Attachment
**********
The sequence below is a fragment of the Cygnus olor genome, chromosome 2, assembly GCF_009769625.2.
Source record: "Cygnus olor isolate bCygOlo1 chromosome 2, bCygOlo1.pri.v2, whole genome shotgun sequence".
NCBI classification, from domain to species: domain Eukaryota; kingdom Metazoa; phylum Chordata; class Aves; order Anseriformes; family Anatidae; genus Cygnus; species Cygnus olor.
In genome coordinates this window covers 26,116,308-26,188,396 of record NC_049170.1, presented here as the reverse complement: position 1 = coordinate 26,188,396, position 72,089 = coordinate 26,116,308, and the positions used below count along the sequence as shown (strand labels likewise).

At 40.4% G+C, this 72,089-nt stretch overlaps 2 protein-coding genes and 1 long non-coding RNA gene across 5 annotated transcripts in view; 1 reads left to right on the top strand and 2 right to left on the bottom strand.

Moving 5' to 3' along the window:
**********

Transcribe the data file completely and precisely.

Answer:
The sequence below is a fragment of the Cygnus olor genome, chromosome 2, assembly GCF_009769625.2.
Source record: "Cygnus olor isolate bCygOlo1 chromosome 2, bCygOlo1.pri.v2, whole genome shotgun sequence".
NCBI classification, from domain to species: domain Eukaryota; kingdom Metazoa; phylum Chordata; class Aves; order Anseriformes; family Anatidae; genus Cygnus; species Cygnus olor.
In genome coordinates this window covers 26,116,308-26,188,396 of record NC_049170.1, presented here as the reverse complement: position 1 = coordinate 26,188,396, position 72,089 = coordinate 26,116,308, and the positions used below count along the sequence as shown (strand labels likewise).

At 40.4% G+C, this 72,089-nt stretch overlaps 2 protein-coding genes and 1 long non-coding RNA gene across 5 annotated transcripts in view; 1 reads left to right on the top strand and 2 right to left on the bottom strand.

Moving 5' to 3' along the window: